It feels like Front Row Motorsports is the underdog team figuring this package out quicker than anyone else. Michael McDowell had a strong qualifying effort at Atlanta and now David Ragan starts sixth on Sunday. That’s his best starting spot on the Cup circuit in over three years (Richmond, September 2015).
Ragan was a solid 16th at Atlanta, posting his best finish there in a decade and knows how to keep the car in one piece. The right drafting help could result in FRM getting their best ever finish at an intermediate track.
What Vegas Thinks
NASCAR’s Big Three from 2018 are back in front of the odds chart. Kevin Harvick has 9/2 odds to win on Sunday followed by Martin Truex Jr. and Kyle Busch at 11/2.
What I Think
It feels like this race is Harvick’s to lose despite all the wackiness that may go along with it. But on a day this unpredictable, it’s often the favorite who falls apart, usually through no fault of his own.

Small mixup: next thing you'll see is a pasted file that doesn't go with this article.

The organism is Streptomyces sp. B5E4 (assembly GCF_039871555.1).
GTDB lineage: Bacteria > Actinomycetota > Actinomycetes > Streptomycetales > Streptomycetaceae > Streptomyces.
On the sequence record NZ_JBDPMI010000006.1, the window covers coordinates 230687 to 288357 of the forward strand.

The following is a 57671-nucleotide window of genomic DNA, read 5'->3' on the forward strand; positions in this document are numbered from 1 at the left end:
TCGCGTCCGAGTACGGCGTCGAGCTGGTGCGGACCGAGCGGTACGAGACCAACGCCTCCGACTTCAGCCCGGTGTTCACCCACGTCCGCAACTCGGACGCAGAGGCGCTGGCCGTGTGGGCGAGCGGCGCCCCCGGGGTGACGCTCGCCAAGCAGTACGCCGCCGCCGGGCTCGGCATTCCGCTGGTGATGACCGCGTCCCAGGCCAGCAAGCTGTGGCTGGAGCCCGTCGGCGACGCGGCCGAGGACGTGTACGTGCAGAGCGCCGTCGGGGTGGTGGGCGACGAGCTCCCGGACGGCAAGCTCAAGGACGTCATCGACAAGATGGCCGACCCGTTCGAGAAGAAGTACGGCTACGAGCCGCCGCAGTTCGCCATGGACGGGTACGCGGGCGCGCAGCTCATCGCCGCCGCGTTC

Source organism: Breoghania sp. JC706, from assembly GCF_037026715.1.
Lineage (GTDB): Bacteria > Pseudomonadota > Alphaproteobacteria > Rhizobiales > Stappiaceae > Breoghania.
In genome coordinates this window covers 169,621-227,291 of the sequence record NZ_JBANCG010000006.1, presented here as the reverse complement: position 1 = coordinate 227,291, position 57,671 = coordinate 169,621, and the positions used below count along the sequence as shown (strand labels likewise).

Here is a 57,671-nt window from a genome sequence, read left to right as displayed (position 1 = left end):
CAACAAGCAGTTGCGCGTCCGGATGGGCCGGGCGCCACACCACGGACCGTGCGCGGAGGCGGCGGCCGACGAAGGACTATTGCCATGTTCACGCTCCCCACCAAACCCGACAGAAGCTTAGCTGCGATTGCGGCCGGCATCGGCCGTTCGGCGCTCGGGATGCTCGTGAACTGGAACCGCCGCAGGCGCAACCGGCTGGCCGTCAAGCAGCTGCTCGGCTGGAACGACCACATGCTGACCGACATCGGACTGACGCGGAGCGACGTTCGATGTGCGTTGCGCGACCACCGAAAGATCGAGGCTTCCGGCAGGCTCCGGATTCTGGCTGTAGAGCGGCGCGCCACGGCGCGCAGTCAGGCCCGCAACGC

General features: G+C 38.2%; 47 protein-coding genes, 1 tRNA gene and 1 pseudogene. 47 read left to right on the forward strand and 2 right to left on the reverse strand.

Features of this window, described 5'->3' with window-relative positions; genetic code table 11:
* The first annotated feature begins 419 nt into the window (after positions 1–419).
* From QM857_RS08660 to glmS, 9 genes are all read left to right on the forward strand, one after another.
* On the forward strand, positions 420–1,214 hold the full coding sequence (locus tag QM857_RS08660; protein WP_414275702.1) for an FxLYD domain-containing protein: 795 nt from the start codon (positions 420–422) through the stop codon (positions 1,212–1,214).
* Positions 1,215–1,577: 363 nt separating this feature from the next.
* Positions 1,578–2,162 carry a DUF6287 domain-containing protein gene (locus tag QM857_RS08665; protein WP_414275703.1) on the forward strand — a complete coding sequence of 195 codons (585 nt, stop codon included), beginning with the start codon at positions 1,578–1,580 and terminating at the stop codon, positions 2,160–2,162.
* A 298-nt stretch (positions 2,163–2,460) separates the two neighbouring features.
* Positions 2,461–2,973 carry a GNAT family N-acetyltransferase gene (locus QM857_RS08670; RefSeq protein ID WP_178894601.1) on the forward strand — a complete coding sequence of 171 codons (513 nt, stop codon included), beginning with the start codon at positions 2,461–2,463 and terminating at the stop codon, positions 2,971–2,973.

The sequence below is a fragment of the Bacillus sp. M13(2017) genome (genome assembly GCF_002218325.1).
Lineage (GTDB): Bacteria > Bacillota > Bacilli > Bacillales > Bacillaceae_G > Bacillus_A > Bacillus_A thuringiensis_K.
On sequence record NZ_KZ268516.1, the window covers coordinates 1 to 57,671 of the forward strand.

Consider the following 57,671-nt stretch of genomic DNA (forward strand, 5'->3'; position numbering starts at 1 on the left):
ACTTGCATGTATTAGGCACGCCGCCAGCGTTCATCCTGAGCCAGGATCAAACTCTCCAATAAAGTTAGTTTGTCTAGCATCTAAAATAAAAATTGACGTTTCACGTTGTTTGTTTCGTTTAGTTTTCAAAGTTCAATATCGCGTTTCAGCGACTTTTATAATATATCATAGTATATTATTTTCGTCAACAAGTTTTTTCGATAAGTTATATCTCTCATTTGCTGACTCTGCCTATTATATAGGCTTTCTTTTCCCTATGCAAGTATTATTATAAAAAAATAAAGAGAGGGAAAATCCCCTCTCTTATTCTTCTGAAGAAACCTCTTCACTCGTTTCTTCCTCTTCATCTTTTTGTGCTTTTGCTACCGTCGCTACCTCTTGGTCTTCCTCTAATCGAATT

So I’ll break ranks and go outside the box. Denny Hamlin finds a way to win at a racetrack he’s struggled to figure out. It’s one of eight racetracks on the circuit he hasn’t won at in Cup... until Sunday.
— Written by Tom Bowles, who is part of the Athlon Contributor Network and the Majority Owner of NASCAR Web site Frontstretch.com. He can be reached at email@example.com or on Twitter @NASCARBowles.